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WATER RESOURCES RESEARCH GRANT PROPOSAL

Project ID:2006RI50B

Title:: Incorporating Latest Technologies in a Cost-Effective Design of Rainfall Catchment and Filtration Systems for Coastal Rhode Island Communities

Project Type: Research

Start Date: 03/01/2006

End Date: 02/28/2007

Congressional District: Rhode Island Congressional District 1

Focus Categories: Water Supply, Water Quantity, Water Quality

Keywords: rainfall catchment, rainwater, water filtration, cistern, water supply

Principal Investigators: Baldwin, Janet L.

Federal Funds: $12,662

Non-Federal Matching Funds: $42,191

Abstract: With this project, methods and materials for rainfall collection, storage, and treatment will be evaluated in order to design a system that would be adequate to meet average household water usage requirements. The system must be cost-effective, easy to install and maintained, and provide a significant benefit to the user. The system's components will include a catchment system and storage unit. In addition, because the water quality can decrease as the water is stored, filtration systems will be evaluated to improve water quality. Rainfall catchment systems provide a sustainable water supply and can be installed for use as the main water supply for a household or for limited use such as landscaping needs.

Water supplies are frequently unable to meet the demand of a growing population. In many coastal Rhode Island communities, salt water intrusion has limited the capacity of groundwater to completely provide adequate water supply for household use. In areas that are not served by a public water system, inadequate groundwater supplies can mean that households must curtail water use during the summer months when groundwater levels are at their lowest. While the ancient practice of rainwater collection could alleviate the strain on water supplies during the peak months, few households have the knowledge necessary to choose the best system to meet their needs. The available options are many due to significant advancements in materials and filtration; too many for the average person to evaluate. The product of this research will be a design for a system that will best meet the needs of Rhode Islanders and will be an improvement to the traditional technology.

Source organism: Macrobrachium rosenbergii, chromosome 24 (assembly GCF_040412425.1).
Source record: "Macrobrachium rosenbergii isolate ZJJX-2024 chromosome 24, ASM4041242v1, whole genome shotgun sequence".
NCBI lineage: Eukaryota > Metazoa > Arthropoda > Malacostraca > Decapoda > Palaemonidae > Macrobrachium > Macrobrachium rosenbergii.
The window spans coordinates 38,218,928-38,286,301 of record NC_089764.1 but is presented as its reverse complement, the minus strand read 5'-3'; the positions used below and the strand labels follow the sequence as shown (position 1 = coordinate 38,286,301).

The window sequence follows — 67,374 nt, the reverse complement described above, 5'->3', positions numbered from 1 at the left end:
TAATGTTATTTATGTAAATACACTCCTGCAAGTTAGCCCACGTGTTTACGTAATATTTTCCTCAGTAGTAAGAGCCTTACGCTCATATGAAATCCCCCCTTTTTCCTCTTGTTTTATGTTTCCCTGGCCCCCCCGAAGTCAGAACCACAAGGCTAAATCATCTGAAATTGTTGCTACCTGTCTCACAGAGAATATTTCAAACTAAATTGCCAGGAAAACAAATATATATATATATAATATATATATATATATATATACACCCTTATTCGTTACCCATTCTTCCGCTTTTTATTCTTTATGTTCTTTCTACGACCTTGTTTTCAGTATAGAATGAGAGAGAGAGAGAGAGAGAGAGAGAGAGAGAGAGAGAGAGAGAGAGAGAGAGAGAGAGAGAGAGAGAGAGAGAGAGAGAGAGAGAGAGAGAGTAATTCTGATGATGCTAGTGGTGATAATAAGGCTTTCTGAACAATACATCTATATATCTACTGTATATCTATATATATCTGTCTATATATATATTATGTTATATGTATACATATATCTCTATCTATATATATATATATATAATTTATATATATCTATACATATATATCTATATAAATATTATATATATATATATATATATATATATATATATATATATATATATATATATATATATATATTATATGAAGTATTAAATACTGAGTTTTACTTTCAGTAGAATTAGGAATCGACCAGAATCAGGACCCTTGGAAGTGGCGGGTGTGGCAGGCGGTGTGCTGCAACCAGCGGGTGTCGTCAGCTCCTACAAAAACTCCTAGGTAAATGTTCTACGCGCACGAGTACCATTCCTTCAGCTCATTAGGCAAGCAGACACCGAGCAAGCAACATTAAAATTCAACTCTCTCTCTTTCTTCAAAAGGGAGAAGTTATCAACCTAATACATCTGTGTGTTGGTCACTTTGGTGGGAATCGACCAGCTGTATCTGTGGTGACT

Progress/Completion Report, PDF


U.S. Department of the Interior, U.S. Geological Survey
URL: http://water.usgs.gov/wrri/06grants/2006RI50B.html
Maintained by: John Schefter
Last Updated: Thursday, January 03, 2008
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